How to Start a Business

Product-Market Fit: Understanding a Well-Known yet Hard-to-find Key to Success

Jinsoo Choi
May 22, 2024

Product-market fit, often termed PMF, is a crucial concept in the startup world. It's the sweet spot where your product perfectly meets your target market's needs. Marc Andreessen, founder of a16z, explained the concept as shown below in 2007:

Product/market fit means being in a good market with a product that can satisfy that market. - The Pmarchive Guide to Startups, Part 4, 2007.

Identifying product-market fit is more challenging than ever. In today's world, where generational AIs rapidly evolve, anyone can conceptualize and create a product within days. This means that startups now have to compete with ‘individual business creators.’ as well.

In the age of infinite products, finding which market suits you is (almost) everything for your success. However, the definition of the norm is quite elusive, and it is hard to determine whether you have discovered the perfect fit. In this article, we will debunk the definition of PMF, understand critical signals that you found the market fit, and how to achieve them.

When You Find the Fit, You Will Know

Lenny Rachitsky, a business content creator with over 600,000 subscribers, underlines three notable signs when a company finds the product-market fit. The newsletter writer also mentions every prominent startup has experienced this ‘moment of discovery.’

(Source : Lenny’s Newsletter)

Netflix experienced an unexpected, notable ‘pull’ from the market. After 18 months of struggling, the platform witnessed an overwhelming traffic spike that the company needed more staff. Tinder’s app store ranking skyrocketed after the dating service added the ‘swipe’ feature.

The CSO mentioned the user pool was “spreading like wildfire.

The signs of hitting the right market also come in relatively quiet but steady growth. Chris Best, CEO and co-founder of mailing solution Substack, had difficulty figuring out whether his service was appropriately developed. The founder realized that a steady upward retention graph of paying readers was the indicator.

Achieving certain milestones is solid proof that your idea is compelling. This ‘milestone’ doesn’t have to be in numbers. Airbnb’s co-founder Joe Gebbia realized the business’s success when his mother booked her first trip. Product Hunt’s CEO witnessed a small group of people mentioning Product Hunt and how to launch their service. The founder said that was when he realized the product was working.

(Refer to : How LinkedIn succeeded in early customer acquisition and monetization without relying on an ad business)

Identify. Define. Build. Iterate. Repeat.

So, how can you find the right product-market fit for your business? Many articles about this topic exist, but they share some characteristics: precisely defining customers, building a prototype, and enhancing the initial product by measuring necessary metrics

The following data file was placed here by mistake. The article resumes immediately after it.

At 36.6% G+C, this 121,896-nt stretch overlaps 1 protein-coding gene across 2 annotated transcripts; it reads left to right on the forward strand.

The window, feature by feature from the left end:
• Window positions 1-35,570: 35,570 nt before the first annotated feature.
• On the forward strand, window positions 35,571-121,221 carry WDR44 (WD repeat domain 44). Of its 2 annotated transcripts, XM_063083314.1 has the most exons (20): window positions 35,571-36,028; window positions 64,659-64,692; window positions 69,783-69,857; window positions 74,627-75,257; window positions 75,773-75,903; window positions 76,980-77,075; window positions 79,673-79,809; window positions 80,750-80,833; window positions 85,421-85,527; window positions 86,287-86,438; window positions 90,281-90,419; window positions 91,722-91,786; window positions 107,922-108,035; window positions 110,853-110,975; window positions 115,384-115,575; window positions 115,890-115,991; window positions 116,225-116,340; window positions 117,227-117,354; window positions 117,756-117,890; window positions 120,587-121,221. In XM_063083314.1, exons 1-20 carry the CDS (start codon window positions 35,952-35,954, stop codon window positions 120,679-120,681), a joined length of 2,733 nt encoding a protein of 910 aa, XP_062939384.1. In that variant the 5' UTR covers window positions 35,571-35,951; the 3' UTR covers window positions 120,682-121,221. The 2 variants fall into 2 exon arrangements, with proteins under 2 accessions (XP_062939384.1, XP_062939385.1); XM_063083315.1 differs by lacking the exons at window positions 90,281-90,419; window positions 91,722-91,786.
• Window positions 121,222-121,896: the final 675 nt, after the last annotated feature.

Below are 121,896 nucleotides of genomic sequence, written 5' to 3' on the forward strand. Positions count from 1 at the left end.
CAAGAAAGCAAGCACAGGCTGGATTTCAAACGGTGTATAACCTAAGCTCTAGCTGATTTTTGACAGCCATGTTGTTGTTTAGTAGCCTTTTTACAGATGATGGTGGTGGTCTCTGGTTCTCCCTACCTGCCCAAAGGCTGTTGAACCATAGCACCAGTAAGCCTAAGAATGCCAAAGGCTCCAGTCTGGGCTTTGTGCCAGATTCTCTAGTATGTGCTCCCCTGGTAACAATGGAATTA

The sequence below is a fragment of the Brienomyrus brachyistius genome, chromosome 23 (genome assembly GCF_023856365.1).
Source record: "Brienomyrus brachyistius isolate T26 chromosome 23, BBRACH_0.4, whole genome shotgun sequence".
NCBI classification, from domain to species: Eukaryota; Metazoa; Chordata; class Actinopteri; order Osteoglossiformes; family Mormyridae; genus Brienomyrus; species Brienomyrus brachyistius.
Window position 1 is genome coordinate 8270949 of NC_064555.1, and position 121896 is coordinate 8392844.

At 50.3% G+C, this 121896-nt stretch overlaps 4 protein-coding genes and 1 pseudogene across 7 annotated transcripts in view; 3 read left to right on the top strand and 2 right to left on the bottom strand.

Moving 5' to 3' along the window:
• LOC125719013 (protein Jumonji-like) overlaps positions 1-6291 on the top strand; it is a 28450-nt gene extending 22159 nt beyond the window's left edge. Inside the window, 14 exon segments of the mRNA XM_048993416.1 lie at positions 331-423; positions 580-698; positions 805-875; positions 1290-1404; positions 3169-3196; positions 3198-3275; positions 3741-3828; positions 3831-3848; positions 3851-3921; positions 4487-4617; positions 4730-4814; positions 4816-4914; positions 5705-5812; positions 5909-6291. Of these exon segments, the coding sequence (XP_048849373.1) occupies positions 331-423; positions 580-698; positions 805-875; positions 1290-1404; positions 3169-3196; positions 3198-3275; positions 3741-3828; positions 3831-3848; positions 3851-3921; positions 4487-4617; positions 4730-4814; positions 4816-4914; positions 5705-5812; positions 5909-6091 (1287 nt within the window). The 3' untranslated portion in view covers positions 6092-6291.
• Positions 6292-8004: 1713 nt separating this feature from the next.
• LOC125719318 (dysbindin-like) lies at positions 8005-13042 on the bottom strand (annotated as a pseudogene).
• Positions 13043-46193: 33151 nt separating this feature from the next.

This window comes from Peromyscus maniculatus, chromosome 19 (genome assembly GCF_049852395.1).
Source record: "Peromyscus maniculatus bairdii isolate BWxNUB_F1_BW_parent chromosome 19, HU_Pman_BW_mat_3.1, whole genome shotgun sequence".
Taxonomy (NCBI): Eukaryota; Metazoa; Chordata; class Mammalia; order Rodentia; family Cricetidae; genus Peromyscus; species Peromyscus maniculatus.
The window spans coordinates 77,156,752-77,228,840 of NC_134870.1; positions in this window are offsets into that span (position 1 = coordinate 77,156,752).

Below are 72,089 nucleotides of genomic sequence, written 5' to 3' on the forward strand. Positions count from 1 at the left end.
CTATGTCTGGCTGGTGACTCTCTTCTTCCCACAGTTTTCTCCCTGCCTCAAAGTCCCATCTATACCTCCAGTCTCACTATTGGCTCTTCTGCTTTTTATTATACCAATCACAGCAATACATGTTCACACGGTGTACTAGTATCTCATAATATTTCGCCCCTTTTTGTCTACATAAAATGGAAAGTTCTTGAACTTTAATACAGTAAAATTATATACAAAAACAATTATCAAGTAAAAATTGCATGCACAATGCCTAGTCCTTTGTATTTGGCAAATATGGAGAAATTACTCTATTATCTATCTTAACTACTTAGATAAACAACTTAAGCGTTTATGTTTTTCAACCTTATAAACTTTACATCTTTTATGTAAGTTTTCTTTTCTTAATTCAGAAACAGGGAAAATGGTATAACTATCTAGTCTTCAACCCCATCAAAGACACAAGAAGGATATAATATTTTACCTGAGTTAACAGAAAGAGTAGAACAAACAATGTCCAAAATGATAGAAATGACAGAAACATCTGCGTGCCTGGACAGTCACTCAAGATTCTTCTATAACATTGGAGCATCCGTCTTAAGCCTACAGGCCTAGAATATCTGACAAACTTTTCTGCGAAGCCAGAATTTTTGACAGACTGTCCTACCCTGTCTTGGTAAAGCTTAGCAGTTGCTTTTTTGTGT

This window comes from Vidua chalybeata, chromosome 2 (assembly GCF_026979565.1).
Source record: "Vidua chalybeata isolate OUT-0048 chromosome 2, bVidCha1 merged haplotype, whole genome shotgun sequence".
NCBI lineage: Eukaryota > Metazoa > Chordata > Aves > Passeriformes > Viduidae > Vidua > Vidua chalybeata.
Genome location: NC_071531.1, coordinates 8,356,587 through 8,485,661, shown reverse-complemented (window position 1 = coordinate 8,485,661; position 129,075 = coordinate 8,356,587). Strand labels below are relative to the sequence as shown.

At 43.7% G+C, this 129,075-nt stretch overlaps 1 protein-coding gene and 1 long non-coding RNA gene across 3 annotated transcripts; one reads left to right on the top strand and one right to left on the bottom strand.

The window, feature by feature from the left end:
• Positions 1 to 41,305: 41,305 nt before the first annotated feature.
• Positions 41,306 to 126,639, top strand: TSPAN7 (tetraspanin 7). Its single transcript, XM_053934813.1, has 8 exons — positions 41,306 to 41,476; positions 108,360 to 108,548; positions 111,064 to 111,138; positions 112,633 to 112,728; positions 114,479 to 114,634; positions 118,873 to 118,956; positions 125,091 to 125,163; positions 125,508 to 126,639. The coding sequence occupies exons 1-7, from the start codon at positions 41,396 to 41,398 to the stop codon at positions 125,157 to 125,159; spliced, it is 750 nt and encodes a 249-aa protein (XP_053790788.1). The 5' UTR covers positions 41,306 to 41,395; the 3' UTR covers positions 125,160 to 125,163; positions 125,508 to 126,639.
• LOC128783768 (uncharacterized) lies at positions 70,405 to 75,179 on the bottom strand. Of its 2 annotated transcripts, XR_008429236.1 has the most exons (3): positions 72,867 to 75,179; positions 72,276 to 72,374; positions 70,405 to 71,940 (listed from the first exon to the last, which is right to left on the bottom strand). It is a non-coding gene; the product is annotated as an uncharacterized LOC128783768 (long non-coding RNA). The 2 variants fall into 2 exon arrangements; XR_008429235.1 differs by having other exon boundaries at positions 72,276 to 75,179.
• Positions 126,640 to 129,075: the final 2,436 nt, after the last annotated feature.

1. Identify Your Problem & Customers

Every product and service exists for one reason: to solve customer’s problems. This is why accurately defining your customer is critical. Creating a detailed persona is very helpful for finding the right target. You can also hypothesize your customer’s needs, problems, and lifestyle and test the theory with your product.

(Source : The VC Corner)

2. Define Your Difference Clearly

Now that you know your customers and their problems, the next step is to differentiate. This is also called value proposition, a necessary process for persuading customers that your creation is exceptional in solving their problems. Focusing on core factors that make your product noteworthy is important.

As Steve Jobs once said, “innovation is saying no to 1,000 things.”

3. Build Your MVP

Once you know your market and target customer, it’s time to do some test runs. minimum viable product, or MVP, is helpful in testing your theories about customers or the market. You can simply use no-code tools or generational AIs for this step. What’s important is that people focus on core functions, rather than design. 

(Refer to : An solo entrepreneur in Canada explains why you need to develop not MVP, but MVT instead)

(Source : The VC Corner)

4. Feedback, Iterate and Repeat

Everything is set. Now is the time to operate your product on the field and gather helpful feedbacks. During this step, make sure that the customers using the MVP is within your target pool. It’s also highly recommended to ask open-ended questions, such as “what do you think of this feature?”. Non-leading inquiries will encourage customers to express their honest opinions and will provide new insights for future development.

Still elusive? Check out these resources for a deeper understanding.

PMF Concepts & Guides

Real PMF Cases

*If you want to boost your team for business growth?
Contact for more education tools and workshops! (Link)

(Credit : underdogs)

Written by Jinsoo Choi


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Jinsoo Choi
I am a freelance editor with an exceptional interest in branding, fashion, marketing, the media industry, and cultural events. I'm also capable of deep-diving areas with zero experience, interviewing people with a focus on an individual's genuine passion and story. I aim to become an editor who can provide insights for South Korean and international readers.